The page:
"If that workforce is militant and mobilised, it is not necessarily that easy to manage or control. It has always been a volatile situation prone to outbreaks of violence," he said.
NUM says it does not fear AMCU, which has links to the Pan Africanist Congress, a rival to the ANC in the anti-apartheid struggle, but acknowledged that the smaller union was trying to recruit in some of the coal fields east of Johannesburg.
AMCU was also involved at a strike last year at a mine belonging to Lonmin, the world's third-largest platinum producer, and is recruiting at other platinum operations.
NUM says AMCU has made promises it cannot keep on issues such as the wages it could negotiate for workers and that members lost to it have come back.
"The NUM is not threatened by AMCU ... They are telling lies. At one stage they took the entire membership of NUM in Limpopo province, and then the members discovered they are not telling the truth and we got back 75% of that membership," said NUM general secretary Frans Baleni.
Mining executives do not share NUM's sangfroid and cite reasons that AMCU's influence could spread.
Unlike the gold mining industry, where miners live in hostels, the bulk of those employed by the platinum industry live in communities next the mines, making it easier for new ideas and movements to spread from mine to mine.
"The Impala workforce are with our people and interact with our people," Neville Nicolau, CE of top producer Anglo American Platinum, told Reuters.
"We have had to be very careful to make sure that when our people come back to work that we don't get the start of something."
The platinum sector is also a tempting target for an upstart union, because unlike the gold and coal industries it does not negotiate industry-wide agreements with unions.
So if workers are disgruntled with their union at one company, a new one can come in and say it can try and get them a better deal. This is a tougher sell when the entire industry has struck a wage deal.
Political risk consultancy Eurasia Group said the protracted illegal strike suggests the NUM may be losing its grip.
"The strikes could signal an erosion of the legitimacy of established mine workers' unions and an increased splintering of trade unions," said Africa researcher Anne Frühauf.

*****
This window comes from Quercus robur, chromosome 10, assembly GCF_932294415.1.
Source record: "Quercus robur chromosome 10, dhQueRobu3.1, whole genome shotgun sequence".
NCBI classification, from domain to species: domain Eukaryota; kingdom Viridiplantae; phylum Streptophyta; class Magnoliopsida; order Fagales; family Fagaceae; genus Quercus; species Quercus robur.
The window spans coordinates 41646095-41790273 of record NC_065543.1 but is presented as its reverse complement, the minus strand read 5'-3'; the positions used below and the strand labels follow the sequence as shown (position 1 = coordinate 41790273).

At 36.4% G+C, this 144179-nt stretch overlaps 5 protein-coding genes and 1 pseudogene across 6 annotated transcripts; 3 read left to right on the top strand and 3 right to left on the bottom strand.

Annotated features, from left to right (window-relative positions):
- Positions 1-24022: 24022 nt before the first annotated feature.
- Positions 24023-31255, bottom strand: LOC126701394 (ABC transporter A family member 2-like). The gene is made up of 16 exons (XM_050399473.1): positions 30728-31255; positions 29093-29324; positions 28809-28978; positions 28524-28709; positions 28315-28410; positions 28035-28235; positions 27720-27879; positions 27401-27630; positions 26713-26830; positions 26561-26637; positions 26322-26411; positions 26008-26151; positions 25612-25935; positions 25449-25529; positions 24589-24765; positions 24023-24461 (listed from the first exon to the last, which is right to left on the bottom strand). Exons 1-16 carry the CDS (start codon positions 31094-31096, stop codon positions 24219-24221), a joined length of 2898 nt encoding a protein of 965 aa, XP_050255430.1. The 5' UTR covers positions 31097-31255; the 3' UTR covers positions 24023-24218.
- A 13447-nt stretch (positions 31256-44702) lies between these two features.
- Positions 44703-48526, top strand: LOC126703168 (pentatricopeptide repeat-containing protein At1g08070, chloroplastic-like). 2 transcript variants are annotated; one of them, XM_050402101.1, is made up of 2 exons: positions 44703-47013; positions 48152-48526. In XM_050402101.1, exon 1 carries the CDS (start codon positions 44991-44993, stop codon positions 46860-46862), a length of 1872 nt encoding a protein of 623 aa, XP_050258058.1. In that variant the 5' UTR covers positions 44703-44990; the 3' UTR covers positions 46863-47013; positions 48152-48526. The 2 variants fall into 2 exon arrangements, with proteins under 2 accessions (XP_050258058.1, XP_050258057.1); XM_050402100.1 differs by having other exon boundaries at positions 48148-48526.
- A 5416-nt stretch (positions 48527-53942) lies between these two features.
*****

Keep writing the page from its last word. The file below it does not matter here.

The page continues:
"Illegal strikes will likely become more common, especially if workers believe that the NUM failed to represent them adequately at Implats' Rustenburg mine while AMCU's presence - though covert - has brought them gains."
Implats strike costs 120,000 oz, 2.4 billion rand
2 March 2012
JOHANNESBURG - Impala Platinum said that a crippling illegal strike at its key Rustenburg operation has now cost it 120,000 ounces in lost platinum group metals production, which equates to 2.4 billion rand ($322 million) in lost revenue.
Johan Theron, a senior executive at Implats, also told Reuters on Friday that the operation was still set to reboot next week as almost 15,000 mineworkers have been rehired, but it remained unclear when full production would resume.
"I don't know how long it will take to get back to steady state production," Theron said.
"Our intention is to open all shafts but we will not be putting people back in all areas. Our focus is to get the productive areas up and running first and evaluate the restart of the more marginal areas later," he said.
Implats' Rustenburg operation is the world's largest platinum mine and the initial output target for this financial year was around 915,000 ounces.
What started as a dispute over bonuses awarded to only part of the workforce ended as a battle for union membership between the National Union of Mineworkers and a smaller rival, the Association of Mineworkers and Construction Union.
Thee people have died during the strike.
The company originally dismissed 17,200 workers for participating in the illegal strike which lasted for around six weeks, and has said it can only now rehire 15,200 because of lost operational capacity.
Implats is the world's second largest platinum producer and accounts for about 25 percent of global supply of the precious metal. The Rustenburg stoppage is a key reason behind a spike of more than 20 percent in the platinum price in the year to date.
($1 = 7.4609 South African rand)
(Reporting By Sherilee Lakmidas, editing by Ed Stoddard and Anthony Barker)
Former Implats workers block entrance
By Gia Nicolaides
Eye Witness News
2 March 2012
Dozens of former Impala Platinum (Implats) mineworkers have blocked the main entrance to the mine in Rustenburg.
This after some workers failed to get their jobs back.
In January, the company fired some 17,200 workers after employees embarked on an strike, despite a court interdict declaring their action illegal.
Miners were striking because bonuses were only given to some workers.
The situation returned to normal this week after Implats reinstated about 13,000 people.
Spokesperson for the National Union of Mineworkers, Lesiba Seshoka, said others have still not been reinstated.
He said Implats committed itself to rehiring 15,200 of its workers, but that the union was negotiating for all of its workers to be rehired.
Implats said it can only rehire around 15,000 workers because it lost operational capacity.
(Edited by Thato Motaung)